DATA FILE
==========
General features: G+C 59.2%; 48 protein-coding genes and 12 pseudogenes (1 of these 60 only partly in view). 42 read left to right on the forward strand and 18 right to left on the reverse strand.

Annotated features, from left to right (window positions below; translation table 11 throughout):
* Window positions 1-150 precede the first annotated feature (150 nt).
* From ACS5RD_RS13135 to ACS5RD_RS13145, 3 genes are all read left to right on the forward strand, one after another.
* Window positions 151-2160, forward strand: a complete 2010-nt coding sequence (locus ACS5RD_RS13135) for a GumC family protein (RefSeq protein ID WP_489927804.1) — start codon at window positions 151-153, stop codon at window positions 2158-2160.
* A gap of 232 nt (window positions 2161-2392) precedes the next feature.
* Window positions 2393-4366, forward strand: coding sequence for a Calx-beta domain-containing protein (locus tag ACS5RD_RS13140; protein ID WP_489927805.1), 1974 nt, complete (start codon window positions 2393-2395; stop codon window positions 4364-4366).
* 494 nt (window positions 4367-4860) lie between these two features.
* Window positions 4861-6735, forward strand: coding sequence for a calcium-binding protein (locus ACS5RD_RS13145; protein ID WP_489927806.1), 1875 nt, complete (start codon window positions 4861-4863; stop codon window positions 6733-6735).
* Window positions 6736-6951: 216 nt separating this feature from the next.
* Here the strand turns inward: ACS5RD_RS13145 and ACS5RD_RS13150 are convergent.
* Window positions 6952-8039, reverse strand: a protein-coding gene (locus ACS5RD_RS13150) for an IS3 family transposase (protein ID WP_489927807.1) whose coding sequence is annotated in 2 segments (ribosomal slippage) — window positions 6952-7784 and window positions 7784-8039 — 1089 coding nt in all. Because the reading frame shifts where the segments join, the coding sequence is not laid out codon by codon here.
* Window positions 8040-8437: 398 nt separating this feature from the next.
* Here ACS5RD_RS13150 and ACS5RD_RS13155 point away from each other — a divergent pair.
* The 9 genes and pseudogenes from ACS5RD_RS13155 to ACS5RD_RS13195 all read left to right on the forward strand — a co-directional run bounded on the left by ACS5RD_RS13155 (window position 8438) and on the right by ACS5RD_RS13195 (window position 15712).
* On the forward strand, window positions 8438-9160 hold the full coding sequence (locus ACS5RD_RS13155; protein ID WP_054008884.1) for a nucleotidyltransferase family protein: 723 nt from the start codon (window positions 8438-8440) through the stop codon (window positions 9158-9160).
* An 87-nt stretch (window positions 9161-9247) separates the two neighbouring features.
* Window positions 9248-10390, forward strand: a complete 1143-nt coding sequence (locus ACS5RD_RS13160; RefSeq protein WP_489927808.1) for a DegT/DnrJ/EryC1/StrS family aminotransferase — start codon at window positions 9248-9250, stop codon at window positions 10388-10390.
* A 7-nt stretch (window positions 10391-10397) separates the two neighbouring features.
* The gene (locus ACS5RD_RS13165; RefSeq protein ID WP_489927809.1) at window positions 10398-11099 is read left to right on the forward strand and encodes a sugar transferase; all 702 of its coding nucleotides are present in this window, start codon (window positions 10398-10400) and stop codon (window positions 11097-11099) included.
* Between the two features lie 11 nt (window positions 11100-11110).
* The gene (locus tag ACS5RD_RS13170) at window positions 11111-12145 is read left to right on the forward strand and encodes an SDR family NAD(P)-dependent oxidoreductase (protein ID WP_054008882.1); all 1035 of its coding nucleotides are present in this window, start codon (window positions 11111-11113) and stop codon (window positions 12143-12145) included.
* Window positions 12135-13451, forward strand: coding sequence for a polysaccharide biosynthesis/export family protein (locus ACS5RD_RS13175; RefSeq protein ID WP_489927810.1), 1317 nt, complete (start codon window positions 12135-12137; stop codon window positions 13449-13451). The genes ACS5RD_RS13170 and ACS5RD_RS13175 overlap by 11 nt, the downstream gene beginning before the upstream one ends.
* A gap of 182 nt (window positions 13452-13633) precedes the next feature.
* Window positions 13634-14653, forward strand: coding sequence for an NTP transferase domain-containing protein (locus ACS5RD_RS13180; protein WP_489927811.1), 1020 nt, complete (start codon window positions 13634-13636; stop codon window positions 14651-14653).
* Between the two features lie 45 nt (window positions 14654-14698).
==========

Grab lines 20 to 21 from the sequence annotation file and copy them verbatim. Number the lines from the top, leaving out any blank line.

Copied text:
* The gene (locus ACS5RD_RS13165; RefSeq protein ID WP_489927809.1) at window positions 10398-11099 is read left to right on the forward strand and encodes a sugar transferase; all 702 of its coding nucleotides are present in this window, start codon (window positions 10398-10400) and stop codon (window positions 11097-11099) included.
* Between the two features lie 11 nt (window positions 11100-11110).